* The number of errors when keypunching or entering a straight numeric item
number were virtually ZERO compared with long part numbering schemes.
* That over a 20 year lifetime the amount of time spent entering long part
numbers was HUGE compared to short numeric item numbers.
* That what is "Meaningful" today is frequently gibberish 20 years from
now. ( The last company I worked for used a 24 char part number in a format
like xx-xxx-xxxxx-x-x-xxxx-xx --- no one alive could remember exactly what
the logic was .... )
* That a part 'number' should be just that .... use description fields for
'describing' a part. That way if you want to change a description you can
without having to try and mass change item numbers throughout your system.

It is amazing how seductive it is to try and make item numbers 'meaningful'.
Over the last 20 years, in 4 companies, I have yet to see a meaningful item
number survive the test of time. Every time we got a new manager takes over
they seem to have their own "System" they want to use.

If I had a vote in Vantage design I would request that ALL tables be setup
with an internal 9 digit number for the record key with the "part-number",
"vendor-number", "customer-number", and related descriptions setup as
reference fields only. AKA the Customer table in Vantage. That way if you
can change the part-number field every 90 days to something new and 'more'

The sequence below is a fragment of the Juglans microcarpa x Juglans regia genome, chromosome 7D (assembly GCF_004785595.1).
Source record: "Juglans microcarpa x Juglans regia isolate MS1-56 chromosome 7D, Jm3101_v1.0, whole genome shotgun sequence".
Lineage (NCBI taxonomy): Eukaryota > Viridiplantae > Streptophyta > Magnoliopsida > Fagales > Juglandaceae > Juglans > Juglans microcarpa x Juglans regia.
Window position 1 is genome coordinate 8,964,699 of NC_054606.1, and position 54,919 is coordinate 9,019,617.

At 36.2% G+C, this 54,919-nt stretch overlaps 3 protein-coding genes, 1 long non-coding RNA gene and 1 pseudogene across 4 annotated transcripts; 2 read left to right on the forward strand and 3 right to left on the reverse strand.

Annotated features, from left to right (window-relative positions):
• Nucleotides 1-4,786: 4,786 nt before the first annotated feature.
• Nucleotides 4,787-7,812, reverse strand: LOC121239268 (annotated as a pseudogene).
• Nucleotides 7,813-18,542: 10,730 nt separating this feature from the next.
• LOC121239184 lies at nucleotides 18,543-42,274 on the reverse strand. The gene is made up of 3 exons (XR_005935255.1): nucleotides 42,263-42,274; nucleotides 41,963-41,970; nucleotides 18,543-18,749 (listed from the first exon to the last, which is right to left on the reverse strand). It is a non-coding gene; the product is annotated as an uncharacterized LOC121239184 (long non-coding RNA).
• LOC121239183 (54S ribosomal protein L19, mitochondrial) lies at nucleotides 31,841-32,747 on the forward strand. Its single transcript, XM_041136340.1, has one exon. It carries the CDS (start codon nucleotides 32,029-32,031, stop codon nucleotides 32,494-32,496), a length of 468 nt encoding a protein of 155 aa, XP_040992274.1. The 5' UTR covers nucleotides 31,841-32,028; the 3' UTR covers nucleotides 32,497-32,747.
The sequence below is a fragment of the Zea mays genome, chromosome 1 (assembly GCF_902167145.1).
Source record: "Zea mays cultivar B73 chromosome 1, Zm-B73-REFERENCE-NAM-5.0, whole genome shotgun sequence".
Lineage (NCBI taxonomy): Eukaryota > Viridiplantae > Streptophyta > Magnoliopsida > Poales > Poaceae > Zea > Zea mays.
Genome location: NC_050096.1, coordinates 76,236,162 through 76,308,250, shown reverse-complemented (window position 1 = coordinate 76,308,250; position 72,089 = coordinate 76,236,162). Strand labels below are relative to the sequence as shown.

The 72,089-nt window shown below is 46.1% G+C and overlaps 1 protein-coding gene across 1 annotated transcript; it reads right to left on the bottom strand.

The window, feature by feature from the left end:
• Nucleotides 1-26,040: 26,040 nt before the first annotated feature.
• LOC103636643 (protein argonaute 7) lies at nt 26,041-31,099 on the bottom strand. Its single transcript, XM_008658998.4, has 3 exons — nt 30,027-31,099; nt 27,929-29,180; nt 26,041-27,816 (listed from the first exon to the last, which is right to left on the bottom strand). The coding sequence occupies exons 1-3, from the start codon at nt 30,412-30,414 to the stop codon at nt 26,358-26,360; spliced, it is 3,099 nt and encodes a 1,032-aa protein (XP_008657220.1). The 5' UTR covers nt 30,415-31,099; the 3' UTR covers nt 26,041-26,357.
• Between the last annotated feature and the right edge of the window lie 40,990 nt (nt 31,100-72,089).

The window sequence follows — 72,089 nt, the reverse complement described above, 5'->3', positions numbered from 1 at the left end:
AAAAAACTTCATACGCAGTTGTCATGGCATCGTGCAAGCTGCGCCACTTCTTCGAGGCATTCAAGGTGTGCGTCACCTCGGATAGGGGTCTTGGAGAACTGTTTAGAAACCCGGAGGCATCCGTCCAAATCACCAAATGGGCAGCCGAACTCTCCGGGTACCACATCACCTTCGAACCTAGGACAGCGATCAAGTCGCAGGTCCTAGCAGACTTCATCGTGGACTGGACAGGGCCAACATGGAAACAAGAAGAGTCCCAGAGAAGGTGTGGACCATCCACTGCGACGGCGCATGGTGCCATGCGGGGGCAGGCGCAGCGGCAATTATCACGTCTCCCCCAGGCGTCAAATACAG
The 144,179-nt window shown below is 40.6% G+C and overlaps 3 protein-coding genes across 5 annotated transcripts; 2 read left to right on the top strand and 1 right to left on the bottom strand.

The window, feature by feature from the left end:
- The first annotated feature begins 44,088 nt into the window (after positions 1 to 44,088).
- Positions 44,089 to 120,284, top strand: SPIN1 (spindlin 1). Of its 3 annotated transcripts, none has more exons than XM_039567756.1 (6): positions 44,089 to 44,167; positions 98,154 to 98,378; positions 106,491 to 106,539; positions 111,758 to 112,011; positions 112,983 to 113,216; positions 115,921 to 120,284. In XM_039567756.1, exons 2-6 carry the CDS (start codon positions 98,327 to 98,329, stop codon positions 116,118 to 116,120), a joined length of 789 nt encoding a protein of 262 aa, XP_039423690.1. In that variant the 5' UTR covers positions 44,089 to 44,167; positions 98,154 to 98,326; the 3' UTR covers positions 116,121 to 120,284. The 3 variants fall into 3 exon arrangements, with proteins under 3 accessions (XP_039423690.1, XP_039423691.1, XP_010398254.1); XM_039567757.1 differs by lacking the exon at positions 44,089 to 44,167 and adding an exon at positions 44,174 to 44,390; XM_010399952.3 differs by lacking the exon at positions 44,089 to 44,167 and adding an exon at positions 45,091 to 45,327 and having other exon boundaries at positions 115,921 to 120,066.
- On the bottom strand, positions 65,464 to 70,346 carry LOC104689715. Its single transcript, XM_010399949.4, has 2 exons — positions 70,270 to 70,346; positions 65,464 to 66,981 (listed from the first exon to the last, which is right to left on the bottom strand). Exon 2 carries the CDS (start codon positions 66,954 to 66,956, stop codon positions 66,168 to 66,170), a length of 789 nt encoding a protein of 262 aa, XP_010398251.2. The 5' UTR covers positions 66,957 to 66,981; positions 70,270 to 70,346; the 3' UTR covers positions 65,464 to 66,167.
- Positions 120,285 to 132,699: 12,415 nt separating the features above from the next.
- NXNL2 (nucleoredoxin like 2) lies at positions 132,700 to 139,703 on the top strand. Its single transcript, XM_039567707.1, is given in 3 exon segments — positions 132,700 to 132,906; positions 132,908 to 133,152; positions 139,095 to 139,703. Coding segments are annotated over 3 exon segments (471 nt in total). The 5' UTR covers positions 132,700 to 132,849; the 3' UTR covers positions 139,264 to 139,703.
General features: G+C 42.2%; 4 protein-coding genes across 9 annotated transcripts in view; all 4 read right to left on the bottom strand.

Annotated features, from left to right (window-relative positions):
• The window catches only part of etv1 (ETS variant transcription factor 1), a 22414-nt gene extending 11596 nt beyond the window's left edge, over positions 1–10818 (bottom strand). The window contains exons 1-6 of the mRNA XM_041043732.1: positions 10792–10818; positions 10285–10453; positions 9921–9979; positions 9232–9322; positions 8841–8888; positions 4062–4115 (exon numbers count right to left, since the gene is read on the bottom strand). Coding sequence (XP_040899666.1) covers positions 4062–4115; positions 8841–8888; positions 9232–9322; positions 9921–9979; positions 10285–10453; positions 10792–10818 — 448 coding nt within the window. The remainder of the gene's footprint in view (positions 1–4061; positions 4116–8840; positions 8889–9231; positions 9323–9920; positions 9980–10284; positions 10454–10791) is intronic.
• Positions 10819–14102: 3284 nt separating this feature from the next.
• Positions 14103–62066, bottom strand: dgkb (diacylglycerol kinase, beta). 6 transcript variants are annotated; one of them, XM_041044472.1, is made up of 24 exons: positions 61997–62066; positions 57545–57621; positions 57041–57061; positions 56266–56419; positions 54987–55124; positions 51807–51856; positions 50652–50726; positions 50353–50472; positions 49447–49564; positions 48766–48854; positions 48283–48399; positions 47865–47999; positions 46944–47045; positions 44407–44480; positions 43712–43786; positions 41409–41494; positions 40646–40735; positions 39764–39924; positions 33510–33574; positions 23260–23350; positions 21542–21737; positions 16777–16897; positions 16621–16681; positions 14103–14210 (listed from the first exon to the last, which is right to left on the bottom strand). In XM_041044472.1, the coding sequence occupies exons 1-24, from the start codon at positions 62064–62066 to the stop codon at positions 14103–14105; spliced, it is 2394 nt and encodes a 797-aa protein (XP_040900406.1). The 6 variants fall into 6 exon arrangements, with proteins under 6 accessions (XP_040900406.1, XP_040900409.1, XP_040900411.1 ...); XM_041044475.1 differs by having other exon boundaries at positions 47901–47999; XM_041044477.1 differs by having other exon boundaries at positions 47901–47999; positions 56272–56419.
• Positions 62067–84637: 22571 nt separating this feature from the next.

meaningful without being permanently locked in to one format that someone 15
years ago thought was cute.

It's the old KISS theory ....

Todd Anderson

-----Original Message-----
From: Todd Caughey [mailto:caugheyt@...]
Sent: Monday, March 05, 2001 2:09 PM
To: 'vantage@yahoogroups.com'
Subject: [Vantage] Customer ID Policies


We are having some "discussion" about customer IDs which is getting a little
deep (bordering on religion, so to speak). We converted from Classic where
ID's were numeric and very static. Once set they could not be changed. Way
back before I was on the scene it was decided to "number" them in the same
sequence as their names sorted. So Customer Number sorted reports were
roughly alphabetical. Over time this was blown out of the water by mergers
and name changes but Classic had good name sorting on reports so it didn't
matter too greatly.

Vantage is a lot nicer with the IDs and allows them to be changed while
retaining links via the "hidden" customer number. But Vantage also has very
poor reporting by name, for instance in 'Aged Recievables'. This makes it
very difficult to find a particular customer unless you have memorized the
IDs or had a special report written. Changing IDs to keep up with name
changes is a maintenance nightmare both in the system and chasing all the
"paper" records. We get at least one per week out of about 600 "buying"
customers. Here is where "religion" comes in. In all my years
administering databases I have insisted (where possible) on non-significance
in IDs. Start at 1 or A or whatever and assign them sequentially with no
built in meaning (like being name sorted). This is a hard sell to
management and users who don't understand the reasons for trading usability
against on-going maintenance costs.

Before I climb up to the pulpit to start preaching to my users I was
wondering how others handle this. Do you use significance in Customer IDs?
If so how do you manage changes? Any partially alpha IDs? Have you had to
write dozens or hundreds of reports sorted on name? Have you been able to
lower reliance on reports and force people to "go on-line" for info? If so
how? Any ideas or suggestions would be appreciated.

Thanks,
-Todd Caughey
Harvey Vogel Mfg. Co.






[Non-text portions of this message have been removed]



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---------------------------